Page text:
Zoom, Skype, and Google Hangouts have all become common tools in our lives as we social distance and shelter-in-place. Business meetings have been replaced with the video call. It’s our new normal and it’s here to stay.
While it was fun for the first few weeks to be in our pyjamas with videos off and mics on mute, the novelty has worn off slightly. As we get settled into our new normal it helps to get back to our weekday routine – that includes wearing pants. Routine not only improves our mental health, it also helps us be successful when working from home.
As we start turning videos on, many are wondering how to look as good on a video call as they do in person while working with what you have at home. Don’t panic – with a couple of tips and tweaks you can ensure you always look professional on a video call.
1. Dress appropriately
You need to dress for a video call as you would for an in-person meeting – or as close as possible. We may be in the middle of a crisis with coronavirus but first impressions still matter. What you wear is nearly as important as what you say. As you are at home it may be ok to take it down a notch, but not too far. More cashmere sweater than varsity sweatshirt.
If you are in any doubt always dress up, never down. Know that if you are talking with the CEO of a bank, and they expect a tie at all times you will still need to wear a tie! Dress appropriately professional for the type of video call you are on.
2. Fill your face with light
In an ideal world, the best room in your house to conduct a video call will also have exceptional lighting. Failing that, cheat. Get two lamps and position them on either side of your desk. That way, your face will be illuminated from both sides and you will avoid unnatural shadows. Video quality is not always the best, so every trick will help you make a good impression.
3. Raise your camera
Position your webcam eye level or higher. This way you will be looking directly into the camera, not down, and it will look more natural. If this means you need to stack your laptop or screen on some books, do it. Just make sure it isn’t balanced precariously, you wouldn’t want it to fall over mid video call.
Make sure to look at the camera as much as possible, or at the screen closes to where the camera is. It will appear as direct eye contact. Avoid looking at yourself in the small frame of the corner of your screen.
4. Find a quiet place (and use your best headphones)
While we don’t have a lot of control over audio quality in a video call, you will sound better in a quiet room. Keep in mind that headphone can help you cut ambient noise, as well as ensure you hear what is being said. Remember that if you can’t hear the discussion, you will very likely answer incorrectly when called on.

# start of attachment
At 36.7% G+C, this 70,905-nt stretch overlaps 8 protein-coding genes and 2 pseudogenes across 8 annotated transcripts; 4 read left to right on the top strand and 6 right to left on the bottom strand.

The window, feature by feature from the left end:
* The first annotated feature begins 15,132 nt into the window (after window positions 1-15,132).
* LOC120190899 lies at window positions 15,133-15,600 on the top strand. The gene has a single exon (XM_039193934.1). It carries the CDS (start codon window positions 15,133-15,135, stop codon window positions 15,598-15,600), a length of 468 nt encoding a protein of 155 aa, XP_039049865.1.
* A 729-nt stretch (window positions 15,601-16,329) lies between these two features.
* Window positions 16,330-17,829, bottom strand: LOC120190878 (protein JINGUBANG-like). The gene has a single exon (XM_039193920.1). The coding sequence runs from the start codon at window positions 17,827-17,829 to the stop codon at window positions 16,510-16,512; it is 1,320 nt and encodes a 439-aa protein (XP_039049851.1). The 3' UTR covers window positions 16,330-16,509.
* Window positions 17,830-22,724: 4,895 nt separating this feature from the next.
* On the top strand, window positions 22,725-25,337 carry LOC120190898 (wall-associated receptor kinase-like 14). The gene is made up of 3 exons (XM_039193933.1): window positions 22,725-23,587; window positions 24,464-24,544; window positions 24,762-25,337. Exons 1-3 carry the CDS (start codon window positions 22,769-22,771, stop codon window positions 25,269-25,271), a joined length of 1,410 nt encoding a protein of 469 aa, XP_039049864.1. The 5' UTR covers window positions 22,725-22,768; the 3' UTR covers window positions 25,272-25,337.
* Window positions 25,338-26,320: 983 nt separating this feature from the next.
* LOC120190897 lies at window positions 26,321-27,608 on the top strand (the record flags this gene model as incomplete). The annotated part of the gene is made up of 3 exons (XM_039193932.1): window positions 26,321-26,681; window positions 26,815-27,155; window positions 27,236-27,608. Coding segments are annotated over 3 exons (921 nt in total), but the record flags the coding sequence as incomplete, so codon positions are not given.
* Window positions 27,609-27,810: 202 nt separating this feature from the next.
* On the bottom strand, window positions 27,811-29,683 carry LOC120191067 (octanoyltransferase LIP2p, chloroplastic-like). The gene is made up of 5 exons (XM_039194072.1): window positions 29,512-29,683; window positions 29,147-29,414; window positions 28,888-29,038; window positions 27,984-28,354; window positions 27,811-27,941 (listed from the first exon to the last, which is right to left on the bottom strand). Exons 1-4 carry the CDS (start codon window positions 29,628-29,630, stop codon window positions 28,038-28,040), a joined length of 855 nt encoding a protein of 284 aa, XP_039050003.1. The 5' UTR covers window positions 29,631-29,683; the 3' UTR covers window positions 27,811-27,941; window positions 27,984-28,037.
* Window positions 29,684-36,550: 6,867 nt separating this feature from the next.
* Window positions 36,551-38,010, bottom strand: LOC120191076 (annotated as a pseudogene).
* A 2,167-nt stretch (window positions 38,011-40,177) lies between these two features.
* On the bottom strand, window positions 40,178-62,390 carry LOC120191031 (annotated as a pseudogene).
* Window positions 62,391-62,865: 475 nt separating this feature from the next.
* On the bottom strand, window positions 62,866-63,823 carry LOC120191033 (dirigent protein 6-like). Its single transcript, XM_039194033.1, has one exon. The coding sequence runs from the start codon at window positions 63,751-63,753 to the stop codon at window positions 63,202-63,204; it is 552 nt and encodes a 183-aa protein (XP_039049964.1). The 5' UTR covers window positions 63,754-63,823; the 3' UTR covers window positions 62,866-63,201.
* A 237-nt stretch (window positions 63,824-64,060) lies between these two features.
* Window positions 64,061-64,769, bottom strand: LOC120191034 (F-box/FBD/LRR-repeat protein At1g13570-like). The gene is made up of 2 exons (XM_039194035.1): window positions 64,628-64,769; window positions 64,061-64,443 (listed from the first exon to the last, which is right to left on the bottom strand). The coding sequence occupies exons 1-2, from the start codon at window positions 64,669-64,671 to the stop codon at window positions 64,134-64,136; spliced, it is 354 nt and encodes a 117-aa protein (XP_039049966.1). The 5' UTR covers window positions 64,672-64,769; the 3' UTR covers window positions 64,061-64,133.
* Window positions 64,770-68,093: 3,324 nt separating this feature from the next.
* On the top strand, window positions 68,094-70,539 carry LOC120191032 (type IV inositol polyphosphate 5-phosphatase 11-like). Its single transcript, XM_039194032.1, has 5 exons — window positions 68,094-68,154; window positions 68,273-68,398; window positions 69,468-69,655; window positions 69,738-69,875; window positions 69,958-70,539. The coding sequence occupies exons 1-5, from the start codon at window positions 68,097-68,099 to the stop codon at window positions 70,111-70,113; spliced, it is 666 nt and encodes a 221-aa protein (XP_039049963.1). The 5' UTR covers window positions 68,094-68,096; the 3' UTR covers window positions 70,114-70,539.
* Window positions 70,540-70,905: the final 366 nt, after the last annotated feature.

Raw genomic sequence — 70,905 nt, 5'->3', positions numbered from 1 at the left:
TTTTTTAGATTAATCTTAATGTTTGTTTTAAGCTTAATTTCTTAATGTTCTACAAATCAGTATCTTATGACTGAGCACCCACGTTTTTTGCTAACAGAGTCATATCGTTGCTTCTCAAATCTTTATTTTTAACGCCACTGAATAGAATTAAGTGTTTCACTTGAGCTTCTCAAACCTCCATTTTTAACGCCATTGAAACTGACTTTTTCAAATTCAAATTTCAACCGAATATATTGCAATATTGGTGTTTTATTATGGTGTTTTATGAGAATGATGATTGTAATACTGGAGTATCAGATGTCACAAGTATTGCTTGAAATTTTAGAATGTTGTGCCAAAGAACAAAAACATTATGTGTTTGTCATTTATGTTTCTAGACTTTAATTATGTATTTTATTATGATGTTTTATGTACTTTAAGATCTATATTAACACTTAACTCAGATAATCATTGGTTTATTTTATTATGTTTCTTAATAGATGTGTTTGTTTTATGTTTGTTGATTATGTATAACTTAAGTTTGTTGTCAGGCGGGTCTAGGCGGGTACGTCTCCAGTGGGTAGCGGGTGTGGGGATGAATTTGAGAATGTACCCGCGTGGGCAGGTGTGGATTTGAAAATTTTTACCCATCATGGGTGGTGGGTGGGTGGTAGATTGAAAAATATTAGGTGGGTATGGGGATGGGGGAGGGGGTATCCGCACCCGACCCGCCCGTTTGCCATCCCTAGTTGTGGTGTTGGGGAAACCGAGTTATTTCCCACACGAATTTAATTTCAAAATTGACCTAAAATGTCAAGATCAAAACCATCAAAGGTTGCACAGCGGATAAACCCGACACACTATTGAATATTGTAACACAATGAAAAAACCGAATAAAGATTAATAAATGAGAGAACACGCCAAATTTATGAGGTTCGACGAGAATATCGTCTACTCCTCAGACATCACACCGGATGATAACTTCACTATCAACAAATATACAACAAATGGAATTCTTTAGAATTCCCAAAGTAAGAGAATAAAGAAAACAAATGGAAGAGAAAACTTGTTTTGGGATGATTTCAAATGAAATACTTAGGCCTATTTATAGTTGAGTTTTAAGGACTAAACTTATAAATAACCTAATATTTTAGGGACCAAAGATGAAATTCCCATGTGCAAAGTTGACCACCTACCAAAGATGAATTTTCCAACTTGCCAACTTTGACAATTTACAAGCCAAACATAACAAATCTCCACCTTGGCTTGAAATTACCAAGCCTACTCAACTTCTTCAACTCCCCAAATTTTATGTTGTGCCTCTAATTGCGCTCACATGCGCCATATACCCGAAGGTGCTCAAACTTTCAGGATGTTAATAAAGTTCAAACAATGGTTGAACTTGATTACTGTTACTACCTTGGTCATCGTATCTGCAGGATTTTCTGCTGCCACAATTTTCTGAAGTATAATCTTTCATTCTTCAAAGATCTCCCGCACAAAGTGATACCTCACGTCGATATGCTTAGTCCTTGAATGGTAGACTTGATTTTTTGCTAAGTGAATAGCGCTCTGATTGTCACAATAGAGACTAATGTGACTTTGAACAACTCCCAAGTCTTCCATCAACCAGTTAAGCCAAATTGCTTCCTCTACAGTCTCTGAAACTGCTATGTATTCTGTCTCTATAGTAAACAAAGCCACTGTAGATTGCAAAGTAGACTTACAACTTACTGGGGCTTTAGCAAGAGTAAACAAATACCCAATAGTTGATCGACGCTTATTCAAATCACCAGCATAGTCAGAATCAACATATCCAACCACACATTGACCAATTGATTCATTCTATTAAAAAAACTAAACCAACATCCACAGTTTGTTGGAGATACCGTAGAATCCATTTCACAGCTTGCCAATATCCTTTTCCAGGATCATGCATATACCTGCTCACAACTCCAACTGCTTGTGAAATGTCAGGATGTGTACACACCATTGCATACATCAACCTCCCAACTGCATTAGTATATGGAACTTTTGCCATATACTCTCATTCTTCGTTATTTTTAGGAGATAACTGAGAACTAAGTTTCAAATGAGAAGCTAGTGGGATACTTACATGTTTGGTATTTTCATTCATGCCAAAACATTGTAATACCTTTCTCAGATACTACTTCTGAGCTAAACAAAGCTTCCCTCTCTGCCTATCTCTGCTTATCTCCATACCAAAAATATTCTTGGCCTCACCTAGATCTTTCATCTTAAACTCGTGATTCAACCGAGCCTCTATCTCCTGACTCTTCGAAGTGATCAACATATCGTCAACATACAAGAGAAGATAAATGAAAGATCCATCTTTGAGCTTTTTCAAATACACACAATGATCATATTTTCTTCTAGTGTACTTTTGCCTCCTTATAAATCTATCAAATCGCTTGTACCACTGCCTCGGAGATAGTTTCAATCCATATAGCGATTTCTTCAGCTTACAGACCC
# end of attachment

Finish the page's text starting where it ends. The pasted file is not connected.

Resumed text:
Make sure your headphone mic is working correctly too. You may need to try a couple of headphones to find the one that has the clearest sound.
5. Choose a neutral background
Look at the background that will be in your video interviews. Is it a direct eyeline to your hamster cage or your bathroom? Both of those are distracting in different ways and will look unprofessional. Avoid that by making sure your background is a clear wall or more professional looking space.
Don’t have that option available? If you are on a Zoom call you can set up a virtual background to display an image as your background during the call. Shutterstock also has several free virtual backgrounds you can download and use.
6. Check your tech
Once you have your set up in place, do a trial run with a friend or family member. Make sure your webcam, microphone, and headphones are working correctly. Make any adjustments you need to in your trial call, so you are ready to go when your meeting starts.
Make sure you have a good internet connection. If your internet is likely to cut out, make sure no one else in the house is downloading all 16 seasons of Grey’s Anatomy at the same time as your video call. Don’t let your internet connection let you down your preparations.
As a courtesy to others know how to mute your microphone. Unmute yourself quickly when you need to speak and put mute back on afterwards. This will ensure no random outside notices make their way onto your video call.
7. Body language
Even though people will only be seeing the top half of your body, you still need to be aware of your body language. Sit up straight in your chair with your feet on the ground. Keep the fidgeting down to a minimum. Know what you look like before you get on the video call – don’t check your teeth once you’re connected.
Don’t forget that you’re on camera. Part of looking good means acting as you would in person. Pay close attention to your video call settings, and the expression on your face. We can all still see you!
8. Keep clear of distractions – if possible
As with regular meeting, try to clear the room you are in of everything that will distract you. Turn off the radio and TV. Close the door so family/roommates, children or pets don’t interrupt you mid-call. But if they do, roll with it as best you can.
This is an unusual time and we are often working in less than ideal home office situations. It may put a smile on a coworker’s face to see your cat appear for on-screen for a while. If your child needs to know “Why are we having spaghetti for the third night in a row?”, politely excuse yourself out loud, hit mute, and try come back as quick as possible. Just remember you are still on camera and the video call is still going.
If you are really uncomfortable on camera, then practise, practise, practise. The more you practise, the more you will be comfortable. Even though it may be awkward at first, with a couple of practise rounds you can become a consummate professional.
Stay safe, keep healthy, and remember to be kind to yourselves.